But there is little question that the heinousness of the act and the racial juxtaposition are what piqued people’s attention, and as of Aug. 18 the public had no real knowledge of either one of those things. Indeed, Cook notes in an editorial denouncing the onslaught of ugliness that the headline hadn’t generated “a single concern among our local readers” before this weekend.
That quickly changed, Cook said. He said users zeroed in on the reporter who wrote the Aug. 18 obituary and has covered Probst’s killing, Sabrina Schnur.
“They filled Twitter/X with comments and tags that ranged from anti-Semitic to death wishes for her and her dog,” Cook wrote. “She had more than 700 notifications of malevolence as of Sunday, and they’re still coming.”
Musk didn’t start the backlash, but the Review-Journal says he put it on steroids.
Newsmax host Greta Van Susteren took exception to the “bike crash” headline at 7:08 p.m. Saturday on X, formerly known as Twitter. Loomer lodged her post at 9:02 p.m. Peterson’s repost came at 10:06 p.m. Those three posts have since combined for more than 3 million views, according to X data. Musk’s post in the early morning hours the next day has registered more than 72 million.
Schnur told The Washington Post that many of the comments came Saturday, but Musk’s post Sunday spurred the most vitriol.
“The more hateful, directed personal attacks came Sunday,” after Musk’s post, she said. “Those people didn’t want to hear facts or argue over the story. They wanted a representative of the media to hate, and the comments were sexist, racist (about the passenger and victim’s skin colors), anti-Semitic and just more ruthless about me personally.”
Cook added that Musk’s post “significantly escalated the volume of posts, comments, messages, but also the tone. I mean, there’s no question in our minds that this would not have been as bad as it was if he had not sent that tweet.”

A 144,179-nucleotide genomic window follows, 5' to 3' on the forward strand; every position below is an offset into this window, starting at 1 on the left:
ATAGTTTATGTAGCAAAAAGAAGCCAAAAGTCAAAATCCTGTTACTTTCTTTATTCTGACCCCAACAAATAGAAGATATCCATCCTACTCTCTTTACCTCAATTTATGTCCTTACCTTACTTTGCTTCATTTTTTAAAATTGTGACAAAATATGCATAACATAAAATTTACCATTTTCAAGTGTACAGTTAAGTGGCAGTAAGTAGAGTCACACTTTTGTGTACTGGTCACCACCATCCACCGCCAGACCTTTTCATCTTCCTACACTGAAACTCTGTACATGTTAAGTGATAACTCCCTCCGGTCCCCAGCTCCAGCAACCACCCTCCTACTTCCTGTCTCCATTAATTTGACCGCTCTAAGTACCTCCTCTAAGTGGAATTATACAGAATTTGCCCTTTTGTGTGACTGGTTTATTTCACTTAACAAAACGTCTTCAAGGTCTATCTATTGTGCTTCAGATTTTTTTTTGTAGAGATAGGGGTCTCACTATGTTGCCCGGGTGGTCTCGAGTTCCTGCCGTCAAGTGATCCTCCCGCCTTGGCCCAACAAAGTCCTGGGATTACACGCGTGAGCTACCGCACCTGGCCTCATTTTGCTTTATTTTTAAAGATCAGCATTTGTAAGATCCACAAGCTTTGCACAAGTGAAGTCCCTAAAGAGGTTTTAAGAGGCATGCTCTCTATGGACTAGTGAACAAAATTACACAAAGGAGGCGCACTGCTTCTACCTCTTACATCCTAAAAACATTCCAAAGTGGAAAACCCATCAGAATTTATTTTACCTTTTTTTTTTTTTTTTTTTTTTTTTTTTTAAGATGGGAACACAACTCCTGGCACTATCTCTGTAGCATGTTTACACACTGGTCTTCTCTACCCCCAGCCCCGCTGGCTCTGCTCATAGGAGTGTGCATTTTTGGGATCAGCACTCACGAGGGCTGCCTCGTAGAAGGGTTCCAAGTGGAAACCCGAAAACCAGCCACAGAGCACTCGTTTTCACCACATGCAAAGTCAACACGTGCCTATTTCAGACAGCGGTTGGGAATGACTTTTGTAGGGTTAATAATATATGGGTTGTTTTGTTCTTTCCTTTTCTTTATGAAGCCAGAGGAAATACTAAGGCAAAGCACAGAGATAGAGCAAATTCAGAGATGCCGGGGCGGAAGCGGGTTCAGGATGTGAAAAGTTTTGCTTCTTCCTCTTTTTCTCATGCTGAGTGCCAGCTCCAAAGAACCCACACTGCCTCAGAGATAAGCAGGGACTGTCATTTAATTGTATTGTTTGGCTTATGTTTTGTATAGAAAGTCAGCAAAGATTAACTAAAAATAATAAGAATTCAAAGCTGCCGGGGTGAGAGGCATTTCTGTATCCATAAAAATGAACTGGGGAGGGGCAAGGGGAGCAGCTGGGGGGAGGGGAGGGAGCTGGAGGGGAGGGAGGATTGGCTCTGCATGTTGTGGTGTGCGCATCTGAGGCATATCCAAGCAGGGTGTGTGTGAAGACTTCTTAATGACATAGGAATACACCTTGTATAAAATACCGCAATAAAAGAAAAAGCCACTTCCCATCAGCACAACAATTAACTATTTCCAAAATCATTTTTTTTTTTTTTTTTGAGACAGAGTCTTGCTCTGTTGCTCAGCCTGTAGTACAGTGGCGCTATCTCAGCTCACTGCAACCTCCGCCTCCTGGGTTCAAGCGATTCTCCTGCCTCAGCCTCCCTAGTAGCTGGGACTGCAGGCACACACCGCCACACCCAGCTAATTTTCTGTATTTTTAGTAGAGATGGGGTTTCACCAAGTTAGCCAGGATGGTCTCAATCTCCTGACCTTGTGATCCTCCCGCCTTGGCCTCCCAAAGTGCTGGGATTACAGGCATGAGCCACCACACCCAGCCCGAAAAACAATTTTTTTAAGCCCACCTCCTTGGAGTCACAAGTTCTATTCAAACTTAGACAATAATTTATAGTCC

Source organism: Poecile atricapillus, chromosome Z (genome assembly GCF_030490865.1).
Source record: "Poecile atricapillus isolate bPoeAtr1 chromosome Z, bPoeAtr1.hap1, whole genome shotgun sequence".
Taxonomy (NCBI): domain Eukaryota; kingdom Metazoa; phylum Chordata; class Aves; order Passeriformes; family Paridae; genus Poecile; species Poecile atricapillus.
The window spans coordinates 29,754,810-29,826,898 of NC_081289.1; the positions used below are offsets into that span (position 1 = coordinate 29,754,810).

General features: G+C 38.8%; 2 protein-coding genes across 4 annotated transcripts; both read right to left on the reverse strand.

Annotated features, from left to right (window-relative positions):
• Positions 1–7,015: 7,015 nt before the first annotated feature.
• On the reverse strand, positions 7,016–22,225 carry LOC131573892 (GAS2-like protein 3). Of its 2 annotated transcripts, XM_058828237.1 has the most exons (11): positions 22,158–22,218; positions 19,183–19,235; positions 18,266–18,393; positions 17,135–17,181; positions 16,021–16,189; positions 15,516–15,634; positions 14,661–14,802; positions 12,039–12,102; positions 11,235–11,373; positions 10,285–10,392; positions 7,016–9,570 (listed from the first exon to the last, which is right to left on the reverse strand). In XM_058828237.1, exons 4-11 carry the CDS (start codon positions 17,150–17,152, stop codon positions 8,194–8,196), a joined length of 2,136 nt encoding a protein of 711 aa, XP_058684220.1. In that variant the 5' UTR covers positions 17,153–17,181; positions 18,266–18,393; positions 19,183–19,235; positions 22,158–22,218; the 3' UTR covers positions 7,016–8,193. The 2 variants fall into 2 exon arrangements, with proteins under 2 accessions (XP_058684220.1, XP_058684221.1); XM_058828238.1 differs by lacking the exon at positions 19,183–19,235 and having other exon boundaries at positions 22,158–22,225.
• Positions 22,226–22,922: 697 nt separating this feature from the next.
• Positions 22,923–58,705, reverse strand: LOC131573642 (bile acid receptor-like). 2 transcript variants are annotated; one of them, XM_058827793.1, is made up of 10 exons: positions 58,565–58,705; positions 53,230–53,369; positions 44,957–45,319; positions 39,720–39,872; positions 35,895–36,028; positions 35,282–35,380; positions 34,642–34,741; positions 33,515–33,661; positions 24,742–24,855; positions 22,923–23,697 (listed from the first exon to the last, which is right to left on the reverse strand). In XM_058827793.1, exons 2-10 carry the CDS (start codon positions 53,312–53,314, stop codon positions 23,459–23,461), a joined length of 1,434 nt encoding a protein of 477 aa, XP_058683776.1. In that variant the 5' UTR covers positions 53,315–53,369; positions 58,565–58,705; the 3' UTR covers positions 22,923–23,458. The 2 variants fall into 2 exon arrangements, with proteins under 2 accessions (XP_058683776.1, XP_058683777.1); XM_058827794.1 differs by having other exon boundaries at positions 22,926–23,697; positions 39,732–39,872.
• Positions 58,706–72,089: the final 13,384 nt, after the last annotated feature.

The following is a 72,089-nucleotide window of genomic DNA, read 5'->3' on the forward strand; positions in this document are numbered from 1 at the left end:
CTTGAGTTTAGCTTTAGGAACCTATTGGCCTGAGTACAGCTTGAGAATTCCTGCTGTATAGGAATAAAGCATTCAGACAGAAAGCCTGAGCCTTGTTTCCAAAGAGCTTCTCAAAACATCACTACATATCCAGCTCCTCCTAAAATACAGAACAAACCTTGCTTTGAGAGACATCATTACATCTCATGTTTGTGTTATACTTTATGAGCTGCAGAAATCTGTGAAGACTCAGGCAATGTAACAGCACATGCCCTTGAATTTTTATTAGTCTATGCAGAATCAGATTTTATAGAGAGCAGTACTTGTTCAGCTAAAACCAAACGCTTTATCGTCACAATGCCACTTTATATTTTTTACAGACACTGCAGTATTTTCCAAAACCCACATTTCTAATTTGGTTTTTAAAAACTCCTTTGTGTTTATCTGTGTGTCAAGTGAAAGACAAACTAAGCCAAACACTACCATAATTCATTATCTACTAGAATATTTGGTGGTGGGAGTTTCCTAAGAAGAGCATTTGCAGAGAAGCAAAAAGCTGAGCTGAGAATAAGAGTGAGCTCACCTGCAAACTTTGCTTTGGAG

The post Musk shared soon included a Community Note (a feature that allows X users to add context), pointing to how the “bike crash” headline long predated the emergence of the video. It’s not clear when the note was appended, and Community Notes hasn’t responded to a Post request.
But the website lists the note as having been submitted hours before Musk promoted the post, and users began referencing a Community Note on the post within about an hour of Musk reposting it.
The point isn’t that Musk or anyone else explicitly summoned the mob. None of the above did. (Neither Musk, Loomer nor Peterson responded to a request for comment.) It’s that it was a predictable consequence given everything we know about the proliferation of ugliness on his platform since he took over. Given that — and especially given Musk’s reach — caution would seem to be the watchword.
Musk’s ability to stoke the ire of mobs has been clear for years. This is hardly the first time he’s invited his devoted followers to assume the worst about his foes. In 2019, it was calling a diver involved in rescuing boys from an underwater cave in Thailand a “pedo guy.” Last year, it was surfacing a fringe website’s report suggesting that Paul Pelosi’s assault had resulted from “a dispute with a male prostitute.” (Musk later apologized for this one.) Later in the year, it was suggesting that a former high-ranking Twitter employee wanted to sexualize children.
Each, like the Review-Journal flap, fits with a predominant narrative on the right, whether it’s the establishment media’s supposedly soft approach to Black crime, the deviance of the political left, or the purported epidemic of child sex abuse. And each narrative has the predictable consequence of taking hold among a portion of the country that has shown a predilection for thinly constructed claims about its foes. Musk, after all, isn’t the only one who distrusts the mainstream media and neglects to do the most basic research.
But it comes at a cost for those on the wrong side.